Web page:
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The Q&A: Paige Ware

In this week’s Q&A, we interview Paige Ware, who chairs the Department of Teaching and Learning at the Simmons School of Education and Human Development at Southern Methodist University.

Paige Ware chairs the Department of Teaching and Learning at the Simmons School of Education and Human Development at Southern Methodist University. 

With each issue, Tasbo+Edu brings you an interview with experts on issues related to education. Here is this week’s subject:

Paige Ware chairs the Department of Teaching and Learning at Southern Methodist University's Simmons School of Education and Human Development. She recently received a $2 million grant from the U.S. Department of Education to prepare ELL (English language learners) teachers by instructing them on-site at their schools and helping them work with families in community centers. 

Tasbo+Edu: Can you expand on the U.S. Department of Education grant you recently received? 

Paige Ware: Yes — I co-wrote it with two of my colleagues. The Department of Education can offer these grants every five years; traditionally, they’re called professional development grants, and it’s basically money that flows into tuition to provide teacher training. However, this particular grant required an embedded strong research design into the teacher training components. That’s never been the case with these grants — it’s been exclusively just teacher training. 

There were over 300 applications, and only 55 were funded. For our particular grant, we think we got funded for two reasons. First, we partnered really well with Dallas Independent School District. There’s a real desire right now for higher education and teacher training programs to do more partnering and work with districts to be more purposeful about the kind of professional development teachers need. We also partnered with the community; there’s a place in Dallas called the School Zone, which is a consortium of nonprofit groups that are there to help impact West Dallas. 

The second reason we think we got the grant is our teachers will be deeply embedded in these community settings. They’ll be learning not just how to teach English better to those learners, but also learning the context. There are also multiple opportunities to work with parents.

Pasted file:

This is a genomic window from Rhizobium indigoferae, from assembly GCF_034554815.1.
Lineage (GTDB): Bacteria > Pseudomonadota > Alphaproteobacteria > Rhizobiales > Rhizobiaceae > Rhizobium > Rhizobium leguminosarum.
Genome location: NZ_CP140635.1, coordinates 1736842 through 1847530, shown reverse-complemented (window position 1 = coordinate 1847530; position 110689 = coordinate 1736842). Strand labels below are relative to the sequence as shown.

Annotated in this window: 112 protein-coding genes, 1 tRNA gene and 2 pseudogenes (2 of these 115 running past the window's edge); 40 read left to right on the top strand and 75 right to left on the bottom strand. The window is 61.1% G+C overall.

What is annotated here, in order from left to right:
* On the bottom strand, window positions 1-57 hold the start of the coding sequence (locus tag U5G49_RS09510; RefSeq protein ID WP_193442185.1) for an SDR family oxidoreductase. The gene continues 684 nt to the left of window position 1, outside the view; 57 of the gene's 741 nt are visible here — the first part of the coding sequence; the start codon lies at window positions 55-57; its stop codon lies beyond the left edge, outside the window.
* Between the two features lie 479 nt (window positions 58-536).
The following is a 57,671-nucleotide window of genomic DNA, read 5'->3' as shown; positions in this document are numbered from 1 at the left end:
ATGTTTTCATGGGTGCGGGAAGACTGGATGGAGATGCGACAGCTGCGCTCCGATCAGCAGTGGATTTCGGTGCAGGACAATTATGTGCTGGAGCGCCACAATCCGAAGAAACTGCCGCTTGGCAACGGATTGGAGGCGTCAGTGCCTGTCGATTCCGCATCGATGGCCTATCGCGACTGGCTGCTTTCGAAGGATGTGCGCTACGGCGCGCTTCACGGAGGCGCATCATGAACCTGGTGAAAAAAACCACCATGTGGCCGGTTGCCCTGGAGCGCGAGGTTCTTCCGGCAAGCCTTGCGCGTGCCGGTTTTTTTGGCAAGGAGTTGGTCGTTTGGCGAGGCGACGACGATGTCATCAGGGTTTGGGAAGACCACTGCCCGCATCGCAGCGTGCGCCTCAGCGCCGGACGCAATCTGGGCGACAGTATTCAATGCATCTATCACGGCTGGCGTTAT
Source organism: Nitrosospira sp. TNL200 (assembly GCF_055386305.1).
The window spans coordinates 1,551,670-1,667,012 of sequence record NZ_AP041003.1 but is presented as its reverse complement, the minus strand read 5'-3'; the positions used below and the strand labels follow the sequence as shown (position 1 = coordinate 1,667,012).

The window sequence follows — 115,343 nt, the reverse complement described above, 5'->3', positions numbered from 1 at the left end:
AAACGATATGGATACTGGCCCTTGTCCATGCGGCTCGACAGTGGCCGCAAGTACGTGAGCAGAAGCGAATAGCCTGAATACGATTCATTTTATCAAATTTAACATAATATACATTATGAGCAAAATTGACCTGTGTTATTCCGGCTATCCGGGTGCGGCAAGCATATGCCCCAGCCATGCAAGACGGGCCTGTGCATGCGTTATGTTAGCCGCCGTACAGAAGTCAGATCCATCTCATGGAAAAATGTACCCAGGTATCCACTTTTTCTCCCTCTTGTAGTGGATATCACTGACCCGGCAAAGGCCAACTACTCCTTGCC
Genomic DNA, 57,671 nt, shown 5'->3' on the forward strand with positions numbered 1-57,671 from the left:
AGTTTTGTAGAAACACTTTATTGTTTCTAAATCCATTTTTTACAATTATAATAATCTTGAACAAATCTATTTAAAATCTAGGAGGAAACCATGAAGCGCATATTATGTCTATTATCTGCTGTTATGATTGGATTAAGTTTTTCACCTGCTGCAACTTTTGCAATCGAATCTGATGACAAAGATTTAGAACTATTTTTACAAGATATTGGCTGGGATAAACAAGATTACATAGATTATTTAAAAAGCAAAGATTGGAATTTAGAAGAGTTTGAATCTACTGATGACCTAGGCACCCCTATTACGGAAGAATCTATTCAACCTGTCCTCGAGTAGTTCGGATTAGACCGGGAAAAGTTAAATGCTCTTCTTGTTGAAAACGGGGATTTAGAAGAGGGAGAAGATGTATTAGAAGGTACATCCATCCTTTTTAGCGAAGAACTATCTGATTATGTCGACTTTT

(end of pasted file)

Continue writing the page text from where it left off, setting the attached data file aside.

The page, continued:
Tasbo+Edu: The question your team is trying to tackle is whether it makes a difference for teachers to be practicing in community settings. How are you planning to move forward on it? 

Ware: The question came about because most of the time in higher ed for master-level courses, we deliver instruction on university campuses; it’s divorced from actual practice in the field. Or we deliver our instruction on university campuses and then assign teachers to work on their own with English learners. There’s not engagement in the community at the graduate level. What do teachers learn differently when they’re not isolated, but when they’re actually out there in the field? We’re interested in knowing what advantages are there, and what you gain by placing teachers in the community.

There are six reasons why we think it will be advantageous for teaching in the community. First, professional development typically focuses on instruction. Second, our teachers will have more opportunities to engage with families, which isn’t always possible in a school setting. A third reason is our teachers will be able to learn from one another. Fourth, they’ll get to know the children really well because they’re only working with two children for an entire academic year. Fifth, there are a lot of opportunities for feedback, since our instructors will be with teachers in the field, giving them feedback on a weekly basis. Finally, we think this approach will help cultivate a mindset such that when teachers think about English learners, they’re seeing the education of new immigrants as a larger web of bringing people into the community.

Tasbo+Edu: How many teachers are in the program?

Ware: Over a five-year period, we’ll be training more than 200 teachers. Also, we were given funding for 40 teachers — but we have 65 teachers in the program because so many want to do this project. Once next summer hits, we’ll have annual research findings, and our funding gets renewed every year based on our program’s performance. We just completed a pilot that ran from January to June with 20 teachers, and we developed all our research tools from it.

Tasbo+Edu: Is there anything else you’d like to add to today’s conversation?

Ware: One of the really cool ways we’re going to measure the teacher’s growth is through using cognitive reality. Basically, in August, the teachers will be pre-tested and in April, they’ll be post-tested. We’ll have a survey that’s focused on self-perception and confidence in their ability to teach English learners. There’s also real-time interactives that are responsive to the community, and every teacher will have a 10-minute session where they teach these “avatar” children. 

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